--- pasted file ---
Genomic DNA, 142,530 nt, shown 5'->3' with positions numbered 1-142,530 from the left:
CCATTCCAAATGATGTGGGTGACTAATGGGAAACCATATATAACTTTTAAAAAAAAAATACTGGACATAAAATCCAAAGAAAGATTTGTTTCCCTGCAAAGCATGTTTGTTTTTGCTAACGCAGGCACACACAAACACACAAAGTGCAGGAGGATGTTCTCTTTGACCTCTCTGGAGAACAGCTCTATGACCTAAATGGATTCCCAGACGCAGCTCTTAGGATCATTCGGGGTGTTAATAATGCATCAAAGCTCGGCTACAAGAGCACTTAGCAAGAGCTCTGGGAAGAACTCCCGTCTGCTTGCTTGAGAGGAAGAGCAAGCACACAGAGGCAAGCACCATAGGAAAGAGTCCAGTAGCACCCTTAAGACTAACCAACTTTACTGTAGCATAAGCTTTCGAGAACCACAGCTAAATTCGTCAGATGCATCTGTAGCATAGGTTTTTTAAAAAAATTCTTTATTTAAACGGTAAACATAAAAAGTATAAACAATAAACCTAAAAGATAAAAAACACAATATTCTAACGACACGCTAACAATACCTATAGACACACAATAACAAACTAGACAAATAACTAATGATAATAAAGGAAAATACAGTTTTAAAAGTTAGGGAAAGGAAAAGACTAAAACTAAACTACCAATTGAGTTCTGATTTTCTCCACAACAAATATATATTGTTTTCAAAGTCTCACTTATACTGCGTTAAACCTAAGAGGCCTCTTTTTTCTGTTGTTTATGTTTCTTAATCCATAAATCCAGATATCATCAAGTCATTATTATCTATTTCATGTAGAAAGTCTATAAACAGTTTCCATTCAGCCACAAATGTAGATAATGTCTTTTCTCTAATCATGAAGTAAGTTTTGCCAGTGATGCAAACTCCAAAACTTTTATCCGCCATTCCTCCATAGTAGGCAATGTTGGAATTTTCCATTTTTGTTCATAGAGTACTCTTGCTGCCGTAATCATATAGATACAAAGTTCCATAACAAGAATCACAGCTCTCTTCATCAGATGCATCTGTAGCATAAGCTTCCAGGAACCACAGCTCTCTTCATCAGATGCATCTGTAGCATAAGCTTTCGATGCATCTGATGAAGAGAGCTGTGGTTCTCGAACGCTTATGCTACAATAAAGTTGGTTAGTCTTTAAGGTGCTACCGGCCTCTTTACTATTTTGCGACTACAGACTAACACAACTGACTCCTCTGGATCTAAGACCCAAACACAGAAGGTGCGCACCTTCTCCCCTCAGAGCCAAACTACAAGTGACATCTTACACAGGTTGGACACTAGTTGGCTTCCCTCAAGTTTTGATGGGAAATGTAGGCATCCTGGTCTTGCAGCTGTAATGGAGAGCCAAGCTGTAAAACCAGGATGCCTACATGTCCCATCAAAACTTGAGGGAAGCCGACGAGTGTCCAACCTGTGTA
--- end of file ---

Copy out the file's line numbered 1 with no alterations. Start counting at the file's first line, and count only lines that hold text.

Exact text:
Genomic DNA, 142,530 nt, shown 5'->3' with positions numbered 1-142,530 from the left: